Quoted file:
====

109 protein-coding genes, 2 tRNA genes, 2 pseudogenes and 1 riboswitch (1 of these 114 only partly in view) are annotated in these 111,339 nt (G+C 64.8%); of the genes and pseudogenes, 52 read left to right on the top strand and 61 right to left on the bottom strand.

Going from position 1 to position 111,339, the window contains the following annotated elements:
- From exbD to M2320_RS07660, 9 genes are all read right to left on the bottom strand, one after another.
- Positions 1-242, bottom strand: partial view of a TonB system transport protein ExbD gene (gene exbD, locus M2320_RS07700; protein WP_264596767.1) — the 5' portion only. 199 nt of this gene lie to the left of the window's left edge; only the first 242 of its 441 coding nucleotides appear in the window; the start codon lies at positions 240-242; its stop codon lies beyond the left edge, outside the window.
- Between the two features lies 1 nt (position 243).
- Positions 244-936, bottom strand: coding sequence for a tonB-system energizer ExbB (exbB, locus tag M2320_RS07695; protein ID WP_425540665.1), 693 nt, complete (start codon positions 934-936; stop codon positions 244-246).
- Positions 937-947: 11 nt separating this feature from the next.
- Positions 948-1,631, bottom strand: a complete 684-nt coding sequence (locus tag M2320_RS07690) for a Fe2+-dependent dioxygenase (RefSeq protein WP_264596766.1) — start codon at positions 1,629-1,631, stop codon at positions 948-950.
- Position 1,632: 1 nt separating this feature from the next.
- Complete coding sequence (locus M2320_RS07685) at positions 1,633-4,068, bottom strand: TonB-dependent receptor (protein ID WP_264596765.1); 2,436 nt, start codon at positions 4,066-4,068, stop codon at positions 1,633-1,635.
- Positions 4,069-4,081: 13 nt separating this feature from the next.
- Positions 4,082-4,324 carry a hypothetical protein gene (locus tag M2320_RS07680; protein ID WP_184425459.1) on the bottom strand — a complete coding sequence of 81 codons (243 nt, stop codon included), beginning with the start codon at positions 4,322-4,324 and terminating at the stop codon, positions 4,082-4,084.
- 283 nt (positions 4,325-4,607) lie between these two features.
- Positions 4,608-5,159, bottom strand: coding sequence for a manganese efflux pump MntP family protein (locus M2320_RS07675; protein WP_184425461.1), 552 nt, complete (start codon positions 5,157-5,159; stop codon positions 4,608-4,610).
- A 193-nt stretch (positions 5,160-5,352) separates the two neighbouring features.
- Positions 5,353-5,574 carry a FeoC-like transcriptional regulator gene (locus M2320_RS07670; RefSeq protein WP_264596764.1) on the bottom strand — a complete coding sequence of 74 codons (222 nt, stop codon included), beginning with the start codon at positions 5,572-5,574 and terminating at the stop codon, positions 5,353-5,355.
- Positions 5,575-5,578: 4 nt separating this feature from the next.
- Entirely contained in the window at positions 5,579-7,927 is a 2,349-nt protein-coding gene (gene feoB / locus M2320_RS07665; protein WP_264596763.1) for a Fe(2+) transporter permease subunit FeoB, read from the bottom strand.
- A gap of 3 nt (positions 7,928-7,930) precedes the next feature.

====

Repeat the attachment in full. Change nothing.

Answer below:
109 protein-coding genes, 2 tRNA genes, 2 pseudogenes and 1 riboswitch (1 of these 114 only partly in view) are annotated in these 111,339 nt (G+C 64.8%); of the genes and pseudogenes, 52 read left to right on the top strand and 61 right to left on the bottom strand.

Going from position 1 to position 111,339, the window contains the following annotated elements:
- From exbD to M2320_RS07660, 9 genes are all read right to left on the bottom strand, one after another.
- Positions 1-242, bottom strand: partial view of a TonB system transport protein ExbD gene (gene exbD, locus M2320_RS07700; protein WP_264596767.1) — the 5' portion only. 199 nt of this gene lie to the left of the window's left edge; only the first 242 of its 441 coding nucleotides appear in the window; the start codon lies at positions 240-242; its stop codon lies beyond the left edge, outside the window.
- Between the two features lies 1 nt (position 243).
- Positions 244-936, bottom strand: coding sequence for a tonB-system energizer ExbB (exbB, locus tag M2320_RS07695; protein ID WP_425540665.1), 693 nt, complete (start codon positions 934-936; stop codon positions 244-246).
- Positions 937-947: 11 nt separating this feature from the next.
- Positions 948-1,631, bottom strand: a complete 684-nt coding sequence (locus tag M2320_RS07690) for a Fe2+-dependent dioxygenase (RefSeq protein WP_264596766.1) — start codon at positions 1,629-1,631, stop codon at positions 948-950.
- Position 1,632: 1 nt separating this feature from the next.
- Complete coding sequence (locus M2320_RS07685) at positions 1,633-4,068, bottom strand: TonB-dependent receptor (protein ID WP_264596765.1); 2,436 nt, start codon at positions 4,066-4,068, stop codon at positions 1,633-1,635.
- Positions 4,069-4,081: 13 nt separating this feature from the next.
- Positions 4,082-4,324 carry a hypothetical protein gene (locus tag M2320_RS07680; protein ID WP_184425459.1) on the bottom strand — a complete coding sequence of 81 codons (243 nt, stop codon included), beginning with the start codon at positions 4,322-4,324 and terminating at the stop codon, positions 4,082-4,084.
- 283 nt (positions 4,325-4,607) lie between these two features.
- Positions 4,608-5,159, bottom strand: coding sequence for a manganese efflux pump MntP family protein (locus M2320_RS07675; protein WP_184425461.1), 552 nt, complete (start codon positions 5,157-5,159; stop codon positions 4,608-4,610).
- A 193-nt stretch (positions 5,160-5,352) separates the two neighbouring features.
- Positions 5,353-5,574 carry a FeoC-like transcriptional regulator gene (locus M2320_RS07670; RefSeq protein WP_264596764.1) on the bottom strand — a complete coding sequence of 74 codons (222 nt, stop codon included), beginning with the start codon at positions 5,572-5,574 and terminating at the stop codon, positions 5,353-5,355.
- Positions 5,575-5,578: 4 nt separating this feature from the next.
- Entirely contained in the window at positions 5,579-7,927 is a 2,349-nt protein-coding gene (gene feoB / locus M2320_RS07665; protein WP_264596763.1) for a Fe(2+) transporter permease subunit FeoB, read from the bottom strand.
- A gap of 3 nt (positions 7,928-7,930) precedes the next feature.